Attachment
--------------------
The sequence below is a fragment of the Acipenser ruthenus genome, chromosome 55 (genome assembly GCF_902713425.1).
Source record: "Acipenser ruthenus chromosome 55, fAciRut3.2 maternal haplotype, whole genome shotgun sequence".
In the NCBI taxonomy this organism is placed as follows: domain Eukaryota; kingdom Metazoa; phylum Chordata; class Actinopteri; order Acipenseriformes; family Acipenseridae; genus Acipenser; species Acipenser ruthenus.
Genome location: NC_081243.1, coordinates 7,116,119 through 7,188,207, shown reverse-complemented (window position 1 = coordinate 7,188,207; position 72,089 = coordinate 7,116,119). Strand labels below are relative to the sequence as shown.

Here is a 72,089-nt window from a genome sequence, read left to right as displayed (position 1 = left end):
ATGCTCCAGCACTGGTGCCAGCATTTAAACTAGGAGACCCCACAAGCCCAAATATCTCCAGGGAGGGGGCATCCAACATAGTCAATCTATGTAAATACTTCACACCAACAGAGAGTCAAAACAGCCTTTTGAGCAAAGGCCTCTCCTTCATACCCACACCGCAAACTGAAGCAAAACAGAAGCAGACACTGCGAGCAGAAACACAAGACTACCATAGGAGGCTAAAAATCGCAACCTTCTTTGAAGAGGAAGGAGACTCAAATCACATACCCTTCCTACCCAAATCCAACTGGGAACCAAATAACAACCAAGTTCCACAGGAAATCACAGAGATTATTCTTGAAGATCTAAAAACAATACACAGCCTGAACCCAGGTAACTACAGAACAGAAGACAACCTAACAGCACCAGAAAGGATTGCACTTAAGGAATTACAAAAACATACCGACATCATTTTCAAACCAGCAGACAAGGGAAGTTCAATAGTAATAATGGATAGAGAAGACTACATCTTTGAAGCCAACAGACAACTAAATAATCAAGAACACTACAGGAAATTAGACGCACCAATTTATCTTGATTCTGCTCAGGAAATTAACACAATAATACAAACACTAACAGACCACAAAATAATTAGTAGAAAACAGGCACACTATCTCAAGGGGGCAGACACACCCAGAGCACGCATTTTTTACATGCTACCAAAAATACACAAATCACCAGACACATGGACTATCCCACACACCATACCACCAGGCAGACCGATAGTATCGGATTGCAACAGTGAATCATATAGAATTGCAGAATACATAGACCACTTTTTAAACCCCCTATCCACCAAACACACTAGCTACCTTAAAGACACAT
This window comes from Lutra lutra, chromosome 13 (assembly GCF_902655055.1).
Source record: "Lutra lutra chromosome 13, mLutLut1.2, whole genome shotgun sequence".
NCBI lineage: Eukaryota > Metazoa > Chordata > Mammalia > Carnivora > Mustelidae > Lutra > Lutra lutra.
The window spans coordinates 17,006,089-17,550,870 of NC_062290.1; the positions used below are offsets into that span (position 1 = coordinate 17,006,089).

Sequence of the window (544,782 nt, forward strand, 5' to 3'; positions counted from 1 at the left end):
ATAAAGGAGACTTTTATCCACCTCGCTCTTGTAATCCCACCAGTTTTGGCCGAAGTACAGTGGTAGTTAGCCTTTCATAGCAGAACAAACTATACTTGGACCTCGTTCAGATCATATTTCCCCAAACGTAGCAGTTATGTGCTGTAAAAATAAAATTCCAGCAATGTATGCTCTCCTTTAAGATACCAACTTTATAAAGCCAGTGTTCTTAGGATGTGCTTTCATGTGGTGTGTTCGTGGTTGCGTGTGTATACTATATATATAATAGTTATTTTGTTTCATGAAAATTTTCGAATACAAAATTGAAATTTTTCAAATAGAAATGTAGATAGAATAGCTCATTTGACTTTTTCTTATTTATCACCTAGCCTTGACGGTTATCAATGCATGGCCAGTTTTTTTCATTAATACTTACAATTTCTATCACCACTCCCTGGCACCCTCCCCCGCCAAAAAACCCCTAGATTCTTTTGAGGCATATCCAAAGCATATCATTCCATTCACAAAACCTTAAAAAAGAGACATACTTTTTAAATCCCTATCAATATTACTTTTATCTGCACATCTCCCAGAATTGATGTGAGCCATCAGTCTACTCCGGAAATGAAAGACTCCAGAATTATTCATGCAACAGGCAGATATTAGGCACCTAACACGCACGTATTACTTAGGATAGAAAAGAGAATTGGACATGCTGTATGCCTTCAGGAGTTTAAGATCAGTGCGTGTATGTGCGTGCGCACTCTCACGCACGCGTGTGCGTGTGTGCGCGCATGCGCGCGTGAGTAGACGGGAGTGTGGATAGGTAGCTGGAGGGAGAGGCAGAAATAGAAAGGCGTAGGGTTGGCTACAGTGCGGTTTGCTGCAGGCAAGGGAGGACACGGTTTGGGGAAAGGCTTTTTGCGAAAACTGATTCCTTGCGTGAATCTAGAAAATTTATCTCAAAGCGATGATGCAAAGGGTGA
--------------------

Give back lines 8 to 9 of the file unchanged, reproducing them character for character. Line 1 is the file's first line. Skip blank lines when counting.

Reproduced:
Source record: "Lutra lutra chromosome 13, mLutLut1.2, whole genome shotgun sequence".
NCBI lineage: Eukaryota > Metazoa > Chordata > Mammalia > Carnivora > Mustelidae > Lutra > Lutra lutra.